The first digital tattoo machine power supply we examined is provided by TattooStar. They advertise that it lets you connect both your shader and liner to it with an easy switch flip, with control over which one will power on.
This is a real time saver, they say, because both machines will be powered up on standby as you are performing your tattoo work. Because it is a digital option, you're able to select the best voltage- it also ships with a foot pedal. Unfortunately, most buyers have had negative experiences with this particular unit.
- One professional tattoo artist who works in a busy urban area performing both large and small tattoos every day tells us while he appreciated having separate outputs for the shader and liner that he couldn't get the machine to provide more than a 7 V of power, rendering it basically ineffective for his purposes.
- Some other buyers who are willing to dissect the power supply and replace some of the parts said that swapping out the power plug worked for them, though the foot pedal eventually needed to be replaced as well.
- Alarmingly, some other buyers said that the output was erratic- but it slows down and then unexpectedly jolts making it unsafe for use on customers skin, they say.
The second tattoo power supply we examined is provided by TMXX. This digital option is advertised as providing 0 to 18 V output with an integrated overload safety protection feature. In addition, they market it as a lightweight and portable option that can easily be positioned on workstations or tattoo artists desks. As a digital microprocessor tattoo power supply, you can actually choose the voltage increments.
- Buyers say that this dual clipboard power supply does have a digital display, but it is not a touch screen- instead, the buttons on the physical interface are what you use to manipulate the LCD display information.
- Buyers we interviewed told us that for the most part they have had positive results using it- saying that it holds power steadily, was a breeze to assemble, and ships with a variety of complementary tools and parts.
- Tattoo professionals were also impressed with the ability to flip between line and shade- advising novice users to always cover the front of the battery pack with a protective film to ensure it remains sanitized.
- One drawback a user noted is that it doesn't really have a manual off mode- once you plug it in it is on, though you can utilize the auto-off timer to power it down.
The third tattoo machine power supply we examined is manufactured by DragonHawk. Unfortunately, buyers have had mixed results with this unit, complaining that it's suffered from durability issues from the get-go.
The fourth tattoo machine power supply we checked out is manufactured by 1tattooworld. It's advertised as a professional-standard tattoo power supply with an LCD display screen, stainless steel foot pedal and two 8 foot long clip chords.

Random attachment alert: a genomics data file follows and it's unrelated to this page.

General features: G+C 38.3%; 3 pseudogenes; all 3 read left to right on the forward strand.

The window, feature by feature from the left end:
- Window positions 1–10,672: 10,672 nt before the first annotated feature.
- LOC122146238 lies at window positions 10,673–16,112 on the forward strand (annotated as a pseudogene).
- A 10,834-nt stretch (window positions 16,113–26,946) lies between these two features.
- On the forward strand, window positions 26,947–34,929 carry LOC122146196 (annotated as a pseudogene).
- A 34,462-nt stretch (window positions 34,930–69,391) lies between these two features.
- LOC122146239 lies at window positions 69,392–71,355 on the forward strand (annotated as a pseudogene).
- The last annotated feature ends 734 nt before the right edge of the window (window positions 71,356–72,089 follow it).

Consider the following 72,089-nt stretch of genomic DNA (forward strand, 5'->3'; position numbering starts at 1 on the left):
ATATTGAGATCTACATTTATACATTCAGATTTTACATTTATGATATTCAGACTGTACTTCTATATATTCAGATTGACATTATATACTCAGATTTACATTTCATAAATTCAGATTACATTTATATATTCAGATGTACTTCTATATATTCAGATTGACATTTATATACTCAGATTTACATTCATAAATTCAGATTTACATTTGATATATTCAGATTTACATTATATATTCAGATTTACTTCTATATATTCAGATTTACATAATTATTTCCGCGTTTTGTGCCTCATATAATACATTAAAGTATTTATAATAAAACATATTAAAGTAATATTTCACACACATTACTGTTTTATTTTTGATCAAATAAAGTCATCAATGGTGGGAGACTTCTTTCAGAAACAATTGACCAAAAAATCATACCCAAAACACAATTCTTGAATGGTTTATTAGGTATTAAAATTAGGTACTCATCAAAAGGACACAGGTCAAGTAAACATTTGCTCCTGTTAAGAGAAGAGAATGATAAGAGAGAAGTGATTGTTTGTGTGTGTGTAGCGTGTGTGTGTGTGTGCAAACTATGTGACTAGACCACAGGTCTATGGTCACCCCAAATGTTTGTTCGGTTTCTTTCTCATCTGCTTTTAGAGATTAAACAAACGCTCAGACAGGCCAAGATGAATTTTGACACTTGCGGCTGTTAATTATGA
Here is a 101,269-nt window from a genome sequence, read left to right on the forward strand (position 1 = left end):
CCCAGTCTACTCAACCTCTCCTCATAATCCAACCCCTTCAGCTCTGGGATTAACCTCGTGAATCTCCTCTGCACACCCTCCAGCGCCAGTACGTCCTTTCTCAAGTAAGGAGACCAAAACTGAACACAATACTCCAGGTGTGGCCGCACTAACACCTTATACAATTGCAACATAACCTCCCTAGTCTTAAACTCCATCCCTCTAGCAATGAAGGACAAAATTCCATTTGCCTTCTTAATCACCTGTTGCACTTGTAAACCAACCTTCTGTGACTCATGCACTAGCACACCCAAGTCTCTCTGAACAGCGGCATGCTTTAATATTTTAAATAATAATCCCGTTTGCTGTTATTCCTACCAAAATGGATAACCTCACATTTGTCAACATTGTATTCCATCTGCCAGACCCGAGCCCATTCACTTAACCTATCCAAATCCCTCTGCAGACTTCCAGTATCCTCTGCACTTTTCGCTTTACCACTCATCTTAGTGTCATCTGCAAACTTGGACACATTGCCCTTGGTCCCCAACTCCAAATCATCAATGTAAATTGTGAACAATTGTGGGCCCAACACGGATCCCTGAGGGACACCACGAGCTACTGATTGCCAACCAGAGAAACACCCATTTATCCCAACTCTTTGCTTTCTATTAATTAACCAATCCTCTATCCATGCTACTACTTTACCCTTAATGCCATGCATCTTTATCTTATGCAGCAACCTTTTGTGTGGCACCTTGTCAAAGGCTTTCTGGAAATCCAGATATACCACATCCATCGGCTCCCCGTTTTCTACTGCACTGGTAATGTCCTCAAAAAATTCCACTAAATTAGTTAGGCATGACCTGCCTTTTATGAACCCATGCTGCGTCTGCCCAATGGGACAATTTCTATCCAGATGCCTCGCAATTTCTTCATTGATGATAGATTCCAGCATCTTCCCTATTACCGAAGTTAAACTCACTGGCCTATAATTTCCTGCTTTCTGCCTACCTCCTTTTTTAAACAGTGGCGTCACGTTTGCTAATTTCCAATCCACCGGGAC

- For the most part, reviewers were satisfied with this option- saying how lightweight and mobile it is, great for traveling professionals to visit remote residences to perform their ink work.
- As well, many competitive tattoo artists who travel to competitions preferred to take along this lighter weight option than lugging their heavier and more expensive equipment.
- One handy feature is that it lets you save your presets- that way your color packing and lining settings are immediately available when you power the unit on.
- Some other buyers say that in the past they had purchased cheap tattoo power supplies and regretted it- but this particular unit has for the most part over-performed.
- Another professional ink artist applauds its consistency and the variety of functions it provides, though he cannot yet comment on its durability because it is a still recent purchase.
- Other buyers say that you should have a couple power supplies and foot pedals available as backups- this ensures that if something breaks or malfunctions you'll be able to complete the job.
- Another reviewer suggested it as an ideal starter option, great for doing tattoo work at home, touching up the faded colors of older tattoos on family and friends, for example.
The last tattoo power supply unit we examined is manufactured by Monster Point- it is a microprocessor-controlled option with voltage increment functionality and a regulated voltage output between 0 and 18 V.
- Overall, it has received primarily positive feedback from a user base who commends its smooth and strong functionality working with liners and shaders at different voltages.
- Indeed, some tattoo gun hobbyists were duly impressed that their machines ran even smoother than they thought they could after switching to this particular power supply.
- In addition, you'll be able to mount it, which means that it becomes more immediately accessible- a convenient option.